Louis Thiry

Louis Thiry (15 February 1935[1] – 27 June 2019)[2] was a French concert organist, composer and pedagogue. He was professor of organ at the Regional Conservatoire in Rouen and played in concerts internationally. His many recordings include the complete organ works of Olivier Messiaen in 1972, which received several awards and led the composer to describe him as "an extraordinary organist".[3] Thiry was blind.

Louis Thiry
Born(1935-02-15)15 February 1935
Fléville-devant-Nancy, Meurthe-et-Moselle, France
Died27 June 2019(2019-06-27) (aged 84)
  • Concert organist
  • Composer
  • Academic teacher
OrganizationRouen Conservatoire


Born in Fléville-devant-Nancy, Thiry, who was blind,[4] studied music first at the Nancy Conservatoire, where he received a first prize in organ (organ class of Jeanne Demessieux) in 1952,[2] followed by studies with André Marchal at Institut National des Jeunes Aveugles in Paris.[2][5] From 1956, he studied at the Paris Conservatoire with Rolande Falcinelli, graduating in 1958 with a first prize in organ playing and improvisation.[2]

Thiry was titular organist of the 1732 Lefebvre organ at the chapel of the Charles Nicole Hospital, part of the University Hospital in Rouen.[5] He was professor of organ in Metz where one of his students was Bernard-Marie Koltès, and held the same position at the Rouen Conservatoire where his students included Alain Mabit, Céline Frisch and Benjamin Alard.[4]

Thiry took part in many international festivals, including Lille, the Besançon Festival, the Festival of Paris, Haarlem, Venice and the 1982 Messiaen Festival in Moscow.[5]

Thiry died on 27 June 2019.[2]


Thiry recorded the complete organ works of Olivier Messiaen in 1972 at St. Pierre Cathedral in Geneva for Calliope.[2] The composer Olivier Messiaen wrote about him:

Louis Thiry is an extraordinary organist. An accomplished virtuoso, an all-round musician, with unequalled memory and skill: he may be classed among the heroes of music (he has given several fine performances of my most difficult organ works -in particular my Messe de la Pentecôte). All those who have heard and all those who will hear Louis Thiry can but admire him.[3]

The recording was awarded the Prize of the Président of the Republic, the Shock of Le Monde de la musique[6] and the Grand Prix du Disque of l'Académie Charles Cros).[2] It was reissued in 2018.[2][3] In Thiry's obituary in Le Monde, Marie-Aude Roux described the recording as "still considered one of the great achievements in the history of records" ("toujours considéré comme l'une des grandes réalisations de l'histoire du disque").[2]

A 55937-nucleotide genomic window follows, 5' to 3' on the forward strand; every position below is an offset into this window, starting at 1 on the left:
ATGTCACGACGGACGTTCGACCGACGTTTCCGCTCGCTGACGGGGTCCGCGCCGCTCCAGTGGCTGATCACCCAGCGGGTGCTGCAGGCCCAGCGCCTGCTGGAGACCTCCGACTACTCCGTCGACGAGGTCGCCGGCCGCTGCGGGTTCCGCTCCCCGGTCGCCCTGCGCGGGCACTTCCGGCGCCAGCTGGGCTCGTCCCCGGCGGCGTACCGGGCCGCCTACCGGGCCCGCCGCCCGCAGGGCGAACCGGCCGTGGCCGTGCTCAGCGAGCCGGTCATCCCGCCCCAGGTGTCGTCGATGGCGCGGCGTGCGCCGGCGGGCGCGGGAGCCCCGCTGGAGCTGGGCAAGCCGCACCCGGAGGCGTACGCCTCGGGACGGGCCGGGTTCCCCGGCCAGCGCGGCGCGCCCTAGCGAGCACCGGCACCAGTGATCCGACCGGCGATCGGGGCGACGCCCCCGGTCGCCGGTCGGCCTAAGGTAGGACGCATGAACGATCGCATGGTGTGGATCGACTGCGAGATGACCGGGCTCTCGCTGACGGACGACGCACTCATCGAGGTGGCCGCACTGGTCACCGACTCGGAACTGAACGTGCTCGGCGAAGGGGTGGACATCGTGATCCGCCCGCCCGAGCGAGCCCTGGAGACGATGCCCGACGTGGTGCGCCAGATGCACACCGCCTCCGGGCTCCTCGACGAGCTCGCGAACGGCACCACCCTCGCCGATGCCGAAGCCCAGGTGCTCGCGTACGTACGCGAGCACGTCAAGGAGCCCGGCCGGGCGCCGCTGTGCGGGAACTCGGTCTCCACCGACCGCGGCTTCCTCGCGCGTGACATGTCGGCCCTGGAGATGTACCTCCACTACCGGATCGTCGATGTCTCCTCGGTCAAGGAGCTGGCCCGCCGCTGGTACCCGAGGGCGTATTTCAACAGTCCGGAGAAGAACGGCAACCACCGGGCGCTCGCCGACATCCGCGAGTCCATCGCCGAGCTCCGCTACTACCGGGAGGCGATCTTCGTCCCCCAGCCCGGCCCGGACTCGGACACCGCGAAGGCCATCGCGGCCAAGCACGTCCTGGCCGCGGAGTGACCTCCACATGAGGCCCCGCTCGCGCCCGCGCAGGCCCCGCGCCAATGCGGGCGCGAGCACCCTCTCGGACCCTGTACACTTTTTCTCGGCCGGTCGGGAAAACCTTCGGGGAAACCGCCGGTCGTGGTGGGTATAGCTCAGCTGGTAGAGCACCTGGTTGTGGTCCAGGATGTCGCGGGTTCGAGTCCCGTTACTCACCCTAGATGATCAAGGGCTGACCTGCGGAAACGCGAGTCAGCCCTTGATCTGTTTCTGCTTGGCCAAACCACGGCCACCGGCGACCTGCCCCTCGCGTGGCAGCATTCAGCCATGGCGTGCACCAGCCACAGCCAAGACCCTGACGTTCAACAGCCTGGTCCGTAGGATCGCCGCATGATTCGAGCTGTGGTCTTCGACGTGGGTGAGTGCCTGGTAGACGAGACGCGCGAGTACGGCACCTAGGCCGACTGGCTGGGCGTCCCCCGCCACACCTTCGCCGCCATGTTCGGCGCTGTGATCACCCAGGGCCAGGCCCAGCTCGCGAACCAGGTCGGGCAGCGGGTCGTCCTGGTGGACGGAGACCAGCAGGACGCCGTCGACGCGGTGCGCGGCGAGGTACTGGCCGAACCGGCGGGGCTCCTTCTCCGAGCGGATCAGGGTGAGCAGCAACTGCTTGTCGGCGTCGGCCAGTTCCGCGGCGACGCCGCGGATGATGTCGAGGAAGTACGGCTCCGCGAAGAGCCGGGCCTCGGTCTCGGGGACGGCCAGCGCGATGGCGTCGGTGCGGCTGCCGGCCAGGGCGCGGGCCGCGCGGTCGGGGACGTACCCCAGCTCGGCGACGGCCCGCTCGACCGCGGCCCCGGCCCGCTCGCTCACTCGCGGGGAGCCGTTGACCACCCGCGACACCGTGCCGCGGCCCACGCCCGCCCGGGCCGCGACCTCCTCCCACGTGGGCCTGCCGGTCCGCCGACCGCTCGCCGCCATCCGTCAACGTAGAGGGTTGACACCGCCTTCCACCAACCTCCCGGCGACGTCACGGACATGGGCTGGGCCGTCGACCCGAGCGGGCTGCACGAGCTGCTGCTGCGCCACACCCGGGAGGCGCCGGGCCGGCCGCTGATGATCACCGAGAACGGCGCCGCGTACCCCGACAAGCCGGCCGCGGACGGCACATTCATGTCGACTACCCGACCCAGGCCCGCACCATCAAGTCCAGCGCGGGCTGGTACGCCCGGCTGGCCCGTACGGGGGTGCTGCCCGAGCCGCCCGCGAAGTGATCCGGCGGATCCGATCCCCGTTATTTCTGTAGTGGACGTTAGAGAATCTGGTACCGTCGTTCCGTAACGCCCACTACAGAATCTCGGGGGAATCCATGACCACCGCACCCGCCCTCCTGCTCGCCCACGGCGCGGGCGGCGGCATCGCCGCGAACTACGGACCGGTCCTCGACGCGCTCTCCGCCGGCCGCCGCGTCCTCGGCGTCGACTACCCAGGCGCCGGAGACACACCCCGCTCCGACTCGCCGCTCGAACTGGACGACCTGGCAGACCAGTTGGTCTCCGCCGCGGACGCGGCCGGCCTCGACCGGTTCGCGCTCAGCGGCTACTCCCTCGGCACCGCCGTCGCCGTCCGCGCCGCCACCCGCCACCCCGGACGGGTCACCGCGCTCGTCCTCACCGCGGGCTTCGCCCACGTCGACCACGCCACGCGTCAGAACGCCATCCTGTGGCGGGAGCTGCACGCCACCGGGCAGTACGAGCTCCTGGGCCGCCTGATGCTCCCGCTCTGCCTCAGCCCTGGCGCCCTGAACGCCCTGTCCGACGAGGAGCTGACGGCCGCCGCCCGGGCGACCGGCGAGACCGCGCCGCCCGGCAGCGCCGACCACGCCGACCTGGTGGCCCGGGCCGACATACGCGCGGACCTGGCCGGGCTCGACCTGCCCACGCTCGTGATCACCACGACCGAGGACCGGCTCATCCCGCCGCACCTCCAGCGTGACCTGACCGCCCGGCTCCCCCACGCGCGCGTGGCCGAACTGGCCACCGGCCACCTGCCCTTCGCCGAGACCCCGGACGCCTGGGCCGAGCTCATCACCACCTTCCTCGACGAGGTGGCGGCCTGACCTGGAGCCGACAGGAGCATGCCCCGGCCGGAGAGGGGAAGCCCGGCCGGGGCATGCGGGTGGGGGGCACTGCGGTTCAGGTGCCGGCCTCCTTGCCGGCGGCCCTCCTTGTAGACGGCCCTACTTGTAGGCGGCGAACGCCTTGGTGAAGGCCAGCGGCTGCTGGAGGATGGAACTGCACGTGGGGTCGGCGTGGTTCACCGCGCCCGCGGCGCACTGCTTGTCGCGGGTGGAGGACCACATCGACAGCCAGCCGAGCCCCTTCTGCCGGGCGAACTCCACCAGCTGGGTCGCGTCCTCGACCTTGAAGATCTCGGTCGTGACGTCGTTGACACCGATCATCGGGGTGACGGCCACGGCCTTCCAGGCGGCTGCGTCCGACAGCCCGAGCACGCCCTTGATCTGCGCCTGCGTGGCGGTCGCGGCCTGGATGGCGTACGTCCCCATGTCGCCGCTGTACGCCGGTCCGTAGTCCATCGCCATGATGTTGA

Thiry also recorded works by Bach, the Well Tempered Clavier at the Église Réformée d’Auteuil in 1975, and in 1993 The Art of Fugue at the organ of the Église Saint-Thomas in Strasbourg, built by Johann Andreas Silbermann in 1741.[7] In 2004, he recorded arrangements for organ of Renaissance music by Guillaume de Machaut, Guillaume Dufay and Josquin Des Pres on the Lefebvre organ in Rouen. A reviewer noted that it was successful due to "to the quality of the instrument on one hand, and Thiry's intelligent use of it."[6]


  1. Précis analytique des travaux de l'Académie des sciences, belles-lettres et arts de Rouen (in French)
  2. Roux, Marie-Aude Roux (30 June 2019). "L'organiste et compositeur Louis Thiry est mort". Le Monde (in French). Retrieved 30 June 2019.
  3. "Louis Thiry / Messiaen / Solo Works for Organ". ladolcevolta.com. Retrieved 2 July 2019.
  4. "Décès de l'organiste Louis Thiry". France Musique. 28 June 2019. Retrieved 2 July 2019.
  5. "Louis Thiry". orgues-chartres.org. Retrieved 2 July 2019.
  6. Bragg, Chris (March 2005). "Ma fin est mon commencement." musicweb-international.com. Retrieved 2 July 2019.
  7. "Louis Thiry / Bach's Instrumental Works". Bach Cantatas Website. 2006. Retrieved 2 July 2019.
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